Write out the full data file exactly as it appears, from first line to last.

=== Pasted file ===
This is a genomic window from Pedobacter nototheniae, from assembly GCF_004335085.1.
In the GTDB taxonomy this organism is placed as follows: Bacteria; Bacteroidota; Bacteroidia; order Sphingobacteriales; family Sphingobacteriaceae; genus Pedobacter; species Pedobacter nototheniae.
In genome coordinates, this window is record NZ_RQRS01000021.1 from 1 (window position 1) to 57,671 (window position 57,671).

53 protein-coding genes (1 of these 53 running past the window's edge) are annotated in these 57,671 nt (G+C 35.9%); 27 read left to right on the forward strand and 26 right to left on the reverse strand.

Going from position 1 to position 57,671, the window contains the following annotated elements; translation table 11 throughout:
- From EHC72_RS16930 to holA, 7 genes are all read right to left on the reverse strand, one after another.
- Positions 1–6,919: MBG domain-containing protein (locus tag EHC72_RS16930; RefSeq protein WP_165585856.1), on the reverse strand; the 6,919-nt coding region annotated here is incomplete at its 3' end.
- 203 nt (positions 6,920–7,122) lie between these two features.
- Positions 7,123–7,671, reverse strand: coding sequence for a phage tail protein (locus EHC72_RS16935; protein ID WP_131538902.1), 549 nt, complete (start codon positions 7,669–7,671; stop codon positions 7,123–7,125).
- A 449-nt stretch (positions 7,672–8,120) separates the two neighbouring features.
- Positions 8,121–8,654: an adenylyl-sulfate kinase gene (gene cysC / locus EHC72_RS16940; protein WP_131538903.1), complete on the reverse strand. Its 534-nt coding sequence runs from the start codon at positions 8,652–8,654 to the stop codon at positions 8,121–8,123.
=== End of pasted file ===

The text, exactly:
This is a genomic window from Pedobacter nototheniae, from assembly GCF_004335085.1.
In the GTDB taxonomy this organism is placed as follows: Bacteria; Bacteroidota; Bacteroidia; order Sphingobacteriales; family Sphingobacteriaceae; genus Pedobacter; species Pedobacter nototheniae.
In genome coordinates, this window is record NZ_RQRS01000021.1 from 1 (window position 1) to 57,671 (window position 57,671).

53 protein-coding genes (1 of these 53 running past the window's edge) are annotated in these 57,671 nt (G+C 35.9%); 27 read left to right on the forward strand and 26 right to left on the reverse strand.

Going from position 1 to position 57,671, the window contains the following annotated elements; translation table 11 throughout:
- From EHC72_RS16930 to holA, 7 genes are all read right to left on the reverse strand, one after another.
- Positions 1–6,919: MBG domain-containing protein (locus tag EHC72_RS16930; RefSeq protein WP_165585856.1), on the reverse strand; the 6,919-nt coding region annotated here is incomplete at its 3' end.
- 203 nt (positions 6,920–7,122) lie between these two features.
- Positions 7,123–7,671, reverse strand: coding sequence for a phage tail protein (locus EHC72_RS16935; protein ID WP_131538902.1), 549 nt, complete (start codon positions 7,669–7,671; stop codon positions 7,123–7,125).
- A 449-nt stretch (positions 7,672–8,120) separates the two neighbouring features.
- Positions 8,121–8,654: an adenylyl-sulfate kinase gene (gene cysC / locus EHC72_RS16940; protein WP_131538903.1), complete on the reverse strand. Its 534-nt coding sequence runs from the start codon at positions 8,652–8,654 to the stop codon at positions 8,121–8,123.